3 - Prosody

3.1 - Some Words of Caution and Encouragement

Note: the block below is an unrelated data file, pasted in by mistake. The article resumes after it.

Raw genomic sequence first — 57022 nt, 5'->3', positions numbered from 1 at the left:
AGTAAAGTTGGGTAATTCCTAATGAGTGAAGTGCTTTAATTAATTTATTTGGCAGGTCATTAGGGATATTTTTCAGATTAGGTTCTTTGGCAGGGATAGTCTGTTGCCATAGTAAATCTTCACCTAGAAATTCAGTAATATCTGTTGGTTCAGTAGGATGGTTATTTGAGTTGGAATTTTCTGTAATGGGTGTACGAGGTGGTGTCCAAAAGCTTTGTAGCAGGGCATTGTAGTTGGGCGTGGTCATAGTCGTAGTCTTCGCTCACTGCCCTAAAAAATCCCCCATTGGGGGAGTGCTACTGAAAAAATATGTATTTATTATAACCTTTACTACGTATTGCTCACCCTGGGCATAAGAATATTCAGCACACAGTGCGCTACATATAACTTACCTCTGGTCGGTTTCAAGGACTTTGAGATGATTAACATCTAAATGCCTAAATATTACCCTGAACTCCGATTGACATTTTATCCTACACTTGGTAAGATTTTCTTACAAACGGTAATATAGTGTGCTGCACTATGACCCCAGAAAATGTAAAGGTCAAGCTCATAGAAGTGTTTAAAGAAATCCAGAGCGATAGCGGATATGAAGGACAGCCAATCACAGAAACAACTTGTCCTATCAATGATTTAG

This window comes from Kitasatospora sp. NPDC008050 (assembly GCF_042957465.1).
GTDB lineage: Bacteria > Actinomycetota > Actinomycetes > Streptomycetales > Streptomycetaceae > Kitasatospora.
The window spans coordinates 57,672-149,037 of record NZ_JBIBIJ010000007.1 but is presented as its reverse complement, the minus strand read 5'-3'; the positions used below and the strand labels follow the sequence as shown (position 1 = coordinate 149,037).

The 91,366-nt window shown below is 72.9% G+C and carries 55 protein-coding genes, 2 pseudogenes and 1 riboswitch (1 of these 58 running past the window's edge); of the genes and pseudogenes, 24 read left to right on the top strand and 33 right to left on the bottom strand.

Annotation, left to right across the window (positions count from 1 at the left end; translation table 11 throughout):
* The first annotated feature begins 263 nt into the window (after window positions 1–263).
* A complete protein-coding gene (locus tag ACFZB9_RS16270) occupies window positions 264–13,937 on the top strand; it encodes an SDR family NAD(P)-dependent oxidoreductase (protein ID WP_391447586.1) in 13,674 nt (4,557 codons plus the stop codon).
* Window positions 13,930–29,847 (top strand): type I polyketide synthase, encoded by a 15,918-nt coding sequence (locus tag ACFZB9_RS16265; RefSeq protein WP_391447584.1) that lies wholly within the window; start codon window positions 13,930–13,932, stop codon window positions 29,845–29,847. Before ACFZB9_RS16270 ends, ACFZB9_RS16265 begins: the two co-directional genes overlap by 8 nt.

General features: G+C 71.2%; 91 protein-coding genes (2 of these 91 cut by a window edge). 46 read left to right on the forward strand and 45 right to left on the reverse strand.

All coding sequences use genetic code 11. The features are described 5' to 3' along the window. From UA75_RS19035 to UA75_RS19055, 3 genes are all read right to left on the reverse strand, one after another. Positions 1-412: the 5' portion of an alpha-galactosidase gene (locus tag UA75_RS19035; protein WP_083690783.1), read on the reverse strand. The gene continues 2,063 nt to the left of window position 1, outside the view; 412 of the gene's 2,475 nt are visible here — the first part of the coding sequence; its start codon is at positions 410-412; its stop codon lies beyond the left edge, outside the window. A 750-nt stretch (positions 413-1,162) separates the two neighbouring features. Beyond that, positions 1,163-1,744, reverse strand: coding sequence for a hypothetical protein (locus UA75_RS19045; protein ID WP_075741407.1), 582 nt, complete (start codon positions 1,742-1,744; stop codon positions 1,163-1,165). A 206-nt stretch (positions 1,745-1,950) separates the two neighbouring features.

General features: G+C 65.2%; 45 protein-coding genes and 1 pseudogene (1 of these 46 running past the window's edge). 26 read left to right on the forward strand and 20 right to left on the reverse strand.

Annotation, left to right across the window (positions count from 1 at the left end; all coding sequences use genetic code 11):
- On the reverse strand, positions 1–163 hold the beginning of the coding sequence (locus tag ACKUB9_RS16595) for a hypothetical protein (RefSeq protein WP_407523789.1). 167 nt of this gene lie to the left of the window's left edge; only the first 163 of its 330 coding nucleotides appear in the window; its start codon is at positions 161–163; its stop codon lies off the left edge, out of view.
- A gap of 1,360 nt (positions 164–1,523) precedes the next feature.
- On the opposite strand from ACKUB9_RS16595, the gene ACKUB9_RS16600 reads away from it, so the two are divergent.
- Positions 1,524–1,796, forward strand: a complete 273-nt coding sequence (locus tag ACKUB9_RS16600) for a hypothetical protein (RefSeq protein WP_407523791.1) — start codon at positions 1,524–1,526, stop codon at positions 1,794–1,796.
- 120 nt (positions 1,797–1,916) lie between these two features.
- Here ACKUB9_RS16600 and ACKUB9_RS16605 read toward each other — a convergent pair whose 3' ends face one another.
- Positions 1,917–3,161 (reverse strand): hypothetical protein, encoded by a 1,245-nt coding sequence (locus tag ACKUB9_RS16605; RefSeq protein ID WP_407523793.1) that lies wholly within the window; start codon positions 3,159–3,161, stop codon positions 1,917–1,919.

For the purposes of understanding rhythm, the most important aspect of prosody is stress, or the prominence given to certain syllables. Despite the fact that all of you using this tutorial are native or competent English speakers, one of the biggest hurdles for many Poetry and Poetics students is becoming analytically cognizant of what you say daily without thinking. It is not unusual, in my experience, to find numerous students who can correctly pronounce a word in every day conversation or reading but who cannot assign stress values correctly. So, first, don't panic, if you are uncertain or make mistakes. Second, and this cannot be said enough, READ POEMS ALOUD, read words and phrases aloud, listen to others read; even when you must read silently, do so with an awareness of your physical voice. This encouragement comes with a caveat--remember that your scansion assumes the most neutral pronunciation of words and phrases. In this sense, a scansion is not a blueprint for performance. You might very well, in reading and interpreting, choose to accent a word more emphatically but any dramatic emphases still have underlying them the syntactic and phonological rules you will be practicing here. Third, use the dictionary. All words in it have stress properly marked, though as you'll see when we discuss the RHYTHM RULE the stress of a word in isolation may alter because of its context. And last, use the linguistic rules I'm giving you, remembering that these rules explain not only how stress works but its syntactic basis. The rules begin with words and then move to phrases.